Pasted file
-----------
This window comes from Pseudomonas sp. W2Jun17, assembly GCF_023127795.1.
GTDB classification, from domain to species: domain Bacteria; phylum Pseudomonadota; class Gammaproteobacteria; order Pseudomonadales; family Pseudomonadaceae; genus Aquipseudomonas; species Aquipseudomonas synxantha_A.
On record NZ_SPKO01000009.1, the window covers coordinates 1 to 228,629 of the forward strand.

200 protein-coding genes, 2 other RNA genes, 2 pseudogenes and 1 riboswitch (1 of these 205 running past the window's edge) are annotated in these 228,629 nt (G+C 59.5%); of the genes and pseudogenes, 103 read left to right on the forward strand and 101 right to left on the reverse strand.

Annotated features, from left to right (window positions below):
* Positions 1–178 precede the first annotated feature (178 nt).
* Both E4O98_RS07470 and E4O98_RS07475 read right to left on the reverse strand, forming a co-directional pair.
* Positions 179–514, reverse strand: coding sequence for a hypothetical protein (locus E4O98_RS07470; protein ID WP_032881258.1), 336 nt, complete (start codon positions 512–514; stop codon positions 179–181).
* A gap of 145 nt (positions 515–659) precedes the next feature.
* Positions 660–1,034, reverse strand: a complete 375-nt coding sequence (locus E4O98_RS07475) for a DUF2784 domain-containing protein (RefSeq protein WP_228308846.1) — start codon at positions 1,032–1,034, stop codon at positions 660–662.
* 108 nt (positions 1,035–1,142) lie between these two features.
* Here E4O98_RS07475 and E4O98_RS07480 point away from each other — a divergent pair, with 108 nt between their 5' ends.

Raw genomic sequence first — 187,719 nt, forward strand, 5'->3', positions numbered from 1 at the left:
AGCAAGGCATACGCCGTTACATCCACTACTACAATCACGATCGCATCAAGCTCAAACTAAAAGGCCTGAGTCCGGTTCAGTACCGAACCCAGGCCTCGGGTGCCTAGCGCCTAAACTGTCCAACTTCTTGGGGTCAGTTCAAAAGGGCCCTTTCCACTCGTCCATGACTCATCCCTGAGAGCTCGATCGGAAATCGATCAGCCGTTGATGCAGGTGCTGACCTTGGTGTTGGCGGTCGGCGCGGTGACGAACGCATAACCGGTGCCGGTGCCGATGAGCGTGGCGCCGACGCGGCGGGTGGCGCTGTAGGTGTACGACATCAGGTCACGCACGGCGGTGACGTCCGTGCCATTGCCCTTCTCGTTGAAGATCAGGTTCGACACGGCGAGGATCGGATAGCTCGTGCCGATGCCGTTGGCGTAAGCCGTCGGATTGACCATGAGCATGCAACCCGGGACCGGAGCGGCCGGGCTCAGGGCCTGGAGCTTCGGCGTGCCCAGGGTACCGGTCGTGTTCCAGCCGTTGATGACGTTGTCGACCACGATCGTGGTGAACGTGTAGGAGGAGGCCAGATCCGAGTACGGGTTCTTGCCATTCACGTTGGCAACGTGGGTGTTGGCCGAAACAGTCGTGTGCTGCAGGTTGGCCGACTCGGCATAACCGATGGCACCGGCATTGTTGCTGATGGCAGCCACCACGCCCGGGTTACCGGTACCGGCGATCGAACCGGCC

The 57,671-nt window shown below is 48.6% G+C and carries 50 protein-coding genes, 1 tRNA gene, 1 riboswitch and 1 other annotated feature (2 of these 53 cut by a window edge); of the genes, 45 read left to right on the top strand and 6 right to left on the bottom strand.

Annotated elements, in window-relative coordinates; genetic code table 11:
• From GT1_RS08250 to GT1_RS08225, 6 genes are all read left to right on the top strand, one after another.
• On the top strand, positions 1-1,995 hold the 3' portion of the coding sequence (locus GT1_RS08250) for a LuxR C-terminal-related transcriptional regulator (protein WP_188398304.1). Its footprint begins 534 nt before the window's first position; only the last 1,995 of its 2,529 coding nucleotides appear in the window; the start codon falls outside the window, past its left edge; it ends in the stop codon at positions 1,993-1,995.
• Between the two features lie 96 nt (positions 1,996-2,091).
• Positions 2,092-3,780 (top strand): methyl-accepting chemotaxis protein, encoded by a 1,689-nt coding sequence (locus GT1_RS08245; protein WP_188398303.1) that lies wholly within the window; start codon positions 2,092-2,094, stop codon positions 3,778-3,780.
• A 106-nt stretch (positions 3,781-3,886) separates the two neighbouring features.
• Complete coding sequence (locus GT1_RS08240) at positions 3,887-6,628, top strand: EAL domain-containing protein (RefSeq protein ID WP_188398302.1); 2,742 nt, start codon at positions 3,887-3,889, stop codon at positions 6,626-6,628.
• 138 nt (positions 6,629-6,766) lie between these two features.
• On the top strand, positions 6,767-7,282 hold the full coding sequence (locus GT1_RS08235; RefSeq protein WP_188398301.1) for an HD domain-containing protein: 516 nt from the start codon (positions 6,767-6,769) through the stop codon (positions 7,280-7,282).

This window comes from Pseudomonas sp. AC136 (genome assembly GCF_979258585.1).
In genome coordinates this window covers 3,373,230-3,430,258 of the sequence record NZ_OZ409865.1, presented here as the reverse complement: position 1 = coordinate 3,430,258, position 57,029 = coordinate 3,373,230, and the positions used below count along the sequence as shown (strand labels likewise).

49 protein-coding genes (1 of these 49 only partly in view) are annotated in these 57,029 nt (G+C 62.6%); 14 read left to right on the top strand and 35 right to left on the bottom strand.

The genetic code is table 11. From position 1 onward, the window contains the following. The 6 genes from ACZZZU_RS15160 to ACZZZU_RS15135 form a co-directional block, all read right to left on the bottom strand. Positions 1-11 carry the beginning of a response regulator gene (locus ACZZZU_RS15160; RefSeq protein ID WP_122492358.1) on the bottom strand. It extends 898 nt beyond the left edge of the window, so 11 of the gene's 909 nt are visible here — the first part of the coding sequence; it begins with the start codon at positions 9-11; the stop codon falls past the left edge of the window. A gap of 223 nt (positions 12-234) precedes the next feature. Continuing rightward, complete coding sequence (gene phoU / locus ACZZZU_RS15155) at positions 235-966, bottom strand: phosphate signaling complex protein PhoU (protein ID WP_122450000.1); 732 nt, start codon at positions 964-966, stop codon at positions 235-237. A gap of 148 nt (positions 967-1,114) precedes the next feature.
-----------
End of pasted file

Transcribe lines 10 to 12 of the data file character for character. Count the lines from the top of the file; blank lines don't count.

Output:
* Positions 660–1,034, reverse strand: a complete 375-nt coding sequence (locus E4O98_RS07475) for a DUF2784 domain-containing protein (RefSeq protein WP_228308846.1) — start codon at positions 1,032–1,034, stop codon at positions 660–662.
* 108 nt (positions 1,035–1,142) lie between these two features.
* Here E4O98_RS07475 and E4O98_RS07480 point away from each other — a divergent pair, with 108 nt between their 5' ends.